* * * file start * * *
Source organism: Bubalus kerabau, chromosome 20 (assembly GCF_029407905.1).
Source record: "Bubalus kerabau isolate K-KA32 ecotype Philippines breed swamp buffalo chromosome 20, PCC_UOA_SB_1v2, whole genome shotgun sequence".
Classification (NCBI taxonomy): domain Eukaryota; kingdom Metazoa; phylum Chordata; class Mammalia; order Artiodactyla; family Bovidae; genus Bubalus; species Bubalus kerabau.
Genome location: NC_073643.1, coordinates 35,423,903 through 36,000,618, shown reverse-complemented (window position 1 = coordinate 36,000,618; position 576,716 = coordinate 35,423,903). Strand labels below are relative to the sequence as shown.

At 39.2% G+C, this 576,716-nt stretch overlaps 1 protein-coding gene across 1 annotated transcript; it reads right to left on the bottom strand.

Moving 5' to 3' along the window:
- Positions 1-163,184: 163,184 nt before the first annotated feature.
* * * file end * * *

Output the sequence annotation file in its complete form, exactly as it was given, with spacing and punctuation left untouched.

Source organism: Bubalus kerabau, chromosome 20 (assembly GCF_029407905.1).
Source record: "Bubalus kerabau isolate K-KA32 ecotype Philippines breed swamp buffalo chromosome 20, PCC_UOA_SB_1v2, whole genome shotgun sequence".
Classification (NCBI taxonomy): domain Eukaryota; kingdom Metazoa; phylum Chordata; class Mammalia; order Artiodactyla; family Bovidae; genus Bubalus; species Bubalus kerabau.
Genome location: NC_073643.1, coordinates 35,423,903 through 36,000,618, shown reverse-complemented (window position 1 = coordinate 36,000,618; position 576,716 = coordinate 35,423,903). Strand labels below are relative to the sequence as shown.

At 39.2% G+C, this 576,716-nt stretch overlaps 1 protein-coding gene across 1 annotated transcript; it reads right to left on the bottom strand.

Moving 5' to 3' along the window:
- Positions 1-163,184: 163,184 nt before the first annotated feature.